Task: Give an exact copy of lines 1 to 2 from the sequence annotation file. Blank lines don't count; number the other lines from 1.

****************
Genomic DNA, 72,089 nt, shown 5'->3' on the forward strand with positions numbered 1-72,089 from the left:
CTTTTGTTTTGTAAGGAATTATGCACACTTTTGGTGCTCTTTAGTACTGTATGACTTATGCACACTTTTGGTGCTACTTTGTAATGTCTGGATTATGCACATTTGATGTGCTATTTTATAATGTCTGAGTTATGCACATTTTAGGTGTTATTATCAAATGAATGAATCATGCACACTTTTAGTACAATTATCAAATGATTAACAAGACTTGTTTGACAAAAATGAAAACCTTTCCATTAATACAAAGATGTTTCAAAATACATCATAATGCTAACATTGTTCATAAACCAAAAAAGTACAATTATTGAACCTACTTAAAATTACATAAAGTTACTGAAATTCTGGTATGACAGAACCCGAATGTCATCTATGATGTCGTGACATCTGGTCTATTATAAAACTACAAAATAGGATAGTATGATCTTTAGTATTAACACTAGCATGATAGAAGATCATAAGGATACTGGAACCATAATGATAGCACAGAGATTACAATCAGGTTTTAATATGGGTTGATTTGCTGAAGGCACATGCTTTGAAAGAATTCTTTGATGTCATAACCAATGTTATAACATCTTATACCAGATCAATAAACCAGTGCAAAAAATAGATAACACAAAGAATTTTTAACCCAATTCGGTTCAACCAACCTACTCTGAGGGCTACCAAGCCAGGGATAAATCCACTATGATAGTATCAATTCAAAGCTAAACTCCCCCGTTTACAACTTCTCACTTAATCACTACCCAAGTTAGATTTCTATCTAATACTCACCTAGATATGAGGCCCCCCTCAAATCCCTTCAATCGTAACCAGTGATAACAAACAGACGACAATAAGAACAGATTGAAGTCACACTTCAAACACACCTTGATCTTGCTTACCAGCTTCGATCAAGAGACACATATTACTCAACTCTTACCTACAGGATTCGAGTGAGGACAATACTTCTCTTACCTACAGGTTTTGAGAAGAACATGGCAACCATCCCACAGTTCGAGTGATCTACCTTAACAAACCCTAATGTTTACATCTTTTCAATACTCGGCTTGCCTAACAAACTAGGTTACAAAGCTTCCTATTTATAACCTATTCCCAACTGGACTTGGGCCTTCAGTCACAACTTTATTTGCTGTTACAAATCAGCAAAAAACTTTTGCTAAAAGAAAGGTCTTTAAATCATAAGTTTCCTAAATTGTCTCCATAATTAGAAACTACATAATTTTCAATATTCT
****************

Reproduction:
Genomic DNA, 72,089 nt, shown 5'->3' on the forward strand with positions numbered 1-72,089 from the left:
CTTTTGTTTTGTAAGGAATTATGCACACTTTTGGTGCTCTTTAGTACTGTATGACTTATGCACACTTTTGGTGCTACTTTGTAATGTCTGGATTATGCACATTTGATGTGCTATTTTATAATGTCTGAGTTATGCACATTTTAGGTGTTATTATCAAATGAATGAATCATGCACACTTTTAGTACAATTATCAAATGATTAACAAGACTTGTTTGACAAAAATGAAAACCTTTCCATTAATACAAAGATGTTTCAAAATACATCATAATGCTAACATTGTTCATAAACCAAAAAAGTACAATTATTGAACCTACTTAAAATTACATAAAGTTACTGAAATTCTGGTATGACAGAACCCGAATGTCATCTATGATGTCGTGACATCTGGTCTATTATAAAACTACAAAATAGGATAGTATGATCTTTAGTATTAACACTAGCATGATAGAAGATCATAAGGATACTGGAACCATAATGATAGCACAGAGATTACAATCAGGTTTTAATATGGGTTGATTTGCTGAAGGCACATGCTTTGAAAGAATTCTTTGATGTCATAACCAATGTTATAACATCTTATACCAGATCAATAAACCAGTGCAAAAAATAGATAACACAAAGAATTTTTAACCCAATTCGGTTCAACCAACCTACTCTGAGGGCTACCAAGCCAGGGATAAATCCACTATGATAGTATCAATTCAAAGCTAAACTCCCCCGTTTACAACTTCTCACTTAATCACTACCCAAGTTAGATTTCTATCTAATACTCACCTAGATATGAGGCCCCCCTCAAATCCCTTCAATCGTAACCAGTGATAACAAACAGACGACAATAAGAACAGATTGAAGTCACACTTCAAACACACCTTGATCTTGCTTACCAGCTTCGATCAAGAGACACATATTACTCAACTCTTACCTACAGGATTCGAGTGAGGACAATACTTCTCTTACCTACAGGTTTTGAGAAGAACATGGCAACCATCCCACAGTTCGAGTGATCTACCTTAACAAACCCTAATGTTTACATCTTTTCAATACTCGGCTTGCCTAACAAACTAGGTTACAAAGCTTCCTATTTATAACCTATTCCCAACTGGACTTGGGCCTTCAGTCACAACTTTATTTGCTGTTACAAATCAGCAAAAAACTTTTGCTAAAAGAAAGGTCTTTAAATCATAAGTTTCCTAAATTGTCTCCATAATTAGAAACTACATAATTTTCAATATTCT